Can you share a moment in your journey that was pivotal to the transformation and how it influenced the force that you are today? Was there a specific moment or a few ones?

Jay-Ann Lopez: The Black Girl Gamers Online Summit in 2020 just after George Floyd. It was already planned, it wasn't meant to coincide, but it was specifically focusing on Black professionals, content creators, influencers, and people of knowledge in the industry. It was a 2–3-hour event that had 2–3 thousand viewers on the front page and was sponsored on Twitch. That was a pivotal moment to move us from being a singular label.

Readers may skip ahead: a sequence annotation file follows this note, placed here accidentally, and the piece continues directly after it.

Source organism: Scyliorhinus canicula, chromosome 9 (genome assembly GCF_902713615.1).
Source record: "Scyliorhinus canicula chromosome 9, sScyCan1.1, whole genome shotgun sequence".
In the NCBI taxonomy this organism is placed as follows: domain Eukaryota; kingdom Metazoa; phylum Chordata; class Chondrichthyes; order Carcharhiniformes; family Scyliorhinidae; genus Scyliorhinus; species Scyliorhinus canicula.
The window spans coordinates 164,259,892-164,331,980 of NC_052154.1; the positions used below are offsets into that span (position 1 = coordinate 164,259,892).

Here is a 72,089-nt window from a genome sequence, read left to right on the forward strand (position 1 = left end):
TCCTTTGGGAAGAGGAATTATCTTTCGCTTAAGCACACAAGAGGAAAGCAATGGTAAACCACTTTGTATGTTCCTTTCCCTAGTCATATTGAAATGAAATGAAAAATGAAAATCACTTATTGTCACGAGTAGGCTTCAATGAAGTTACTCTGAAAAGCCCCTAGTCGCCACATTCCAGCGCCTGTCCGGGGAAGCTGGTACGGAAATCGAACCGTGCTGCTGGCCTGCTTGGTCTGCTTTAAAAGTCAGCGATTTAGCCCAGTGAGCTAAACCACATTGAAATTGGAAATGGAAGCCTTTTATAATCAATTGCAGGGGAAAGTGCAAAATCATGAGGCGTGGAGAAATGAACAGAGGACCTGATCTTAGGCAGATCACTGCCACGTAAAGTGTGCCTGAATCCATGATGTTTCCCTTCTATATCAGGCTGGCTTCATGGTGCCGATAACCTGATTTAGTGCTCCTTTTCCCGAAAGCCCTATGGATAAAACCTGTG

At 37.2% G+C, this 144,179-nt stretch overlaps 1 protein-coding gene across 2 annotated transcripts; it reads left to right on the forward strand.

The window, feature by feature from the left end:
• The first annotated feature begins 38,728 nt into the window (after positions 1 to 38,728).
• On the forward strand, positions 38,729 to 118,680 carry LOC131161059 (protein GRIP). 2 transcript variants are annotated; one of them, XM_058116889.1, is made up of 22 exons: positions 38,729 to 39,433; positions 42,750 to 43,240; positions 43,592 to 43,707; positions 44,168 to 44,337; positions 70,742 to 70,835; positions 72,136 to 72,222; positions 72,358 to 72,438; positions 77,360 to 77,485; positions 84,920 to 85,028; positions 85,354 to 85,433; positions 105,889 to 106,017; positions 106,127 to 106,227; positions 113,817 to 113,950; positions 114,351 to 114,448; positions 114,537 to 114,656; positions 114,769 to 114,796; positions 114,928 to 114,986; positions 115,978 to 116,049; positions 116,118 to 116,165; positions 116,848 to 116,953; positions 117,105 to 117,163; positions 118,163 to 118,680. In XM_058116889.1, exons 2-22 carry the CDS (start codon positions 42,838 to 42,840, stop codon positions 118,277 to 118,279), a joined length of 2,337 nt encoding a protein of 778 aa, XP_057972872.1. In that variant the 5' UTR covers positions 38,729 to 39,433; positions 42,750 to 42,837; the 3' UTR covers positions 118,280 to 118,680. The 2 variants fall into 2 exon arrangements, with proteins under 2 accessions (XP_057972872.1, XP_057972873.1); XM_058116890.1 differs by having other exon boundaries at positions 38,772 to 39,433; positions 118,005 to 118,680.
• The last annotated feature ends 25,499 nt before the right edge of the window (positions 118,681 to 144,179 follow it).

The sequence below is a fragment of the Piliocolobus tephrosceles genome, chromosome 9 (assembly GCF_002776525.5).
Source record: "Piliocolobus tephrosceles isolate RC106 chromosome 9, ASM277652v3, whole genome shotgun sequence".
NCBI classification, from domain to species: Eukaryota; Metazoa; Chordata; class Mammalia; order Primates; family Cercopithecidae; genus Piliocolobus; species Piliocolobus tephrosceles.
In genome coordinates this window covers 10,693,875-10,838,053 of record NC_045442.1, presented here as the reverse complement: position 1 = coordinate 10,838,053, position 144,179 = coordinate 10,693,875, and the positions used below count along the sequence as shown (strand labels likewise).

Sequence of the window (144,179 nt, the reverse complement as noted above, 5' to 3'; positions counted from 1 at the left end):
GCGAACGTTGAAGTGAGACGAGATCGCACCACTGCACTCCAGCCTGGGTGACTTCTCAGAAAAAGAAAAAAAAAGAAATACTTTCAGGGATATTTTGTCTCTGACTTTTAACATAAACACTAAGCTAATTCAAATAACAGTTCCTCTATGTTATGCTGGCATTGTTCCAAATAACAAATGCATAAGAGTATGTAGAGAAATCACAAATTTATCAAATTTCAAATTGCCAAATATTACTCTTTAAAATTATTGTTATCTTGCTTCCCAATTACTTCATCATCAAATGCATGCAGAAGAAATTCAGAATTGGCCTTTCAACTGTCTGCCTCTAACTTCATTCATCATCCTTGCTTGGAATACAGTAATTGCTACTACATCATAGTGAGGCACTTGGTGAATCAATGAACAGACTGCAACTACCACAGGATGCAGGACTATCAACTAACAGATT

How have you seen the gaming landscape change since you initially began?

Jay-Ann Lopez: When we first did Gamer Girls Night in 2020, a lot of brands, specifically beauty brands, did not know how to enter the gaming industry. We noticed that we could bridge the gap between non-gaming and gaming brands in a way that is authentic to us because we are the audience and we know what we want. Now lots of brands want to enter the gaming space.

Also, people are more interested in diversity, and I credit that to our tenure in the space and being vocal. One of the key things was that I called out the number of Black[JR1] women characters that were not playable in games and studios for saying that they were diverse but never having a Black woman character. That led to an increase in playable Black female characters in games in around 2018, but [ [the industry] never officially thanked us for being the driving force.